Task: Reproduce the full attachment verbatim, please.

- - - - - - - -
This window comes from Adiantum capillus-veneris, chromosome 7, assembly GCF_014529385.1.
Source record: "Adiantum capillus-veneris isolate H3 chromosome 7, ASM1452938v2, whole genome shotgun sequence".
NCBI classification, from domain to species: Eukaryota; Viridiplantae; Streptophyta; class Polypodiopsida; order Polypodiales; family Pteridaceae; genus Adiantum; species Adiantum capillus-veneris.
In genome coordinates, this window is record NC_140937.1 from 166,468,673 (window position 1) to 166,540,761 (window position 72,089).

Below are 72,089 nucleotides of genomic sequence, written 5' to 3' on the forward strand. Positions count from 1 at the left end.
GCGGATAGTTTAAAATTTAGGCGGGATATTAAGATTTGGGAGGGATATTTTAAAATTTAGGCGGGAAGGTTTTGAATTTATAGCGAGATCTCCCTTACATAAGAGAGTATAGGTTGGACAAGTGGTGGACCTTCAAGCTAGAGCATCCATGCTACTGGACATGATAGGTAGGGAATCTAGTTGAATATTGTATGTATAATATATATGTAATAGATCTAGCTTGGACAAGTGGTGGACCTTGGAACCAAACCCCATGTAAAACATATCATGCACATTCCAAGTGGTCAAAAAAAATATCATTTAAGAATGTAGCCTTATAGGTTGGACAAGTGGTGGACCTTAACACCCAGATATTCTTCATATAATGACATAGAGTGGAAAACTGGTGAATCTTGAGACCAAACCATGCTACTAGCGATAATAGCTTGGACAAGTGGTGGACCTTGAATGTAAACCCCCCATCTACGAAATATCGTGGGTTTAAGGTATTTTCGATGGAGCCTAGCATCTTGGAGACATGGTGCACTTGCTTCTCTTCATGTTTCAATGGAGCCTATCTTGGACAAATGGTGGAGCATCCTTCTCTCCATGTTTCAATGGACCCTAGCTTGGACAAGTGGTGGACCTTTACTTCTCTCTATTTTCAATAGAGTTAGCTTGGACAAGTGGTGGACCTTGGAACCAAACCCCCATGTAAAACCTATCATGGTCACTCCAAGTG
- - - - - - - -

This window comes from Adiantum capillus-veneris, chromosome 7, assembly GCF_014529385.1.
Source record: "Adiantum capillus-veneris isolate H3 chromosome 7, ASM1452938v2, whole genome shotgun sequence".
NCBI classification, from domain to species: Eukaryota; Viridiplantae; Streptophyta; class Polypodiopsida; order Polypodiales; family Pteridaceae; genus Adiantum; species Adiantum capillus-veneris.
In genome coordinates, this window is record NC_140937.1 from 166,468,673 (window position 1) to 166,540,761 (window position 72,089).

Below are 72,089 nucleotides of genomic sequence, written 5' to 3' on the forward strand. Positions count from 1 at the left end.
GCGGATAGTTTAAAATTTAGGCGGGATATTAAGATTTGGGAGGGATATTTTAAAATTTAGGCGGGAAGGTTTTGAATTTATAGCGAGATCTCCCTTACATAAGAGAGTATAGGTTGGACAAGTGGTGGACCTTCAAGCTAGAGCATCCATGCTACTGGACATGATAGGTAGGGAATCTAGTTGAATATTGTATGTATAATATATATGTAATAGATCTAGCTTGGACAAGTGGTGGACCTTGGAACCAAACCCCATGTAAAACATATCATGCACATTCCAAGTGGTCAAAAAAAATATCATTTAAGAATGTAGCCTTATAGGTTGGACAAGTGGTGGACCTTAACACCCAGATATTCTTCATATAATGACATAGAGTGGAAAACTGGTGAATCTTGAGACCAAACCATGCTACTAGCGATAATAGCTTGGACAAGTGGTGGACCTTGAATGTAAACCCCCCATCTACGAAATATCGTGGGTTTAAGGTATTTTCGATGGAGCCTAGCATCTTGGAGACATGGTGCACTTGCTTCTCTTCATGTTTCAATGGAGCCTATCTTGGACAAATGGTGGAGCATCCTTCTCTCCATGTTTCAATGGACCCTAGCTTGGACAAGTGGTGGACCTTTACTTCTCTCTATTTTCAATAGAGTTAGCTTGGACAAGTGGTGGACCTTGGAACCAAACCCCCATGTAAAACCTATCATGGTCACTCCAAGTG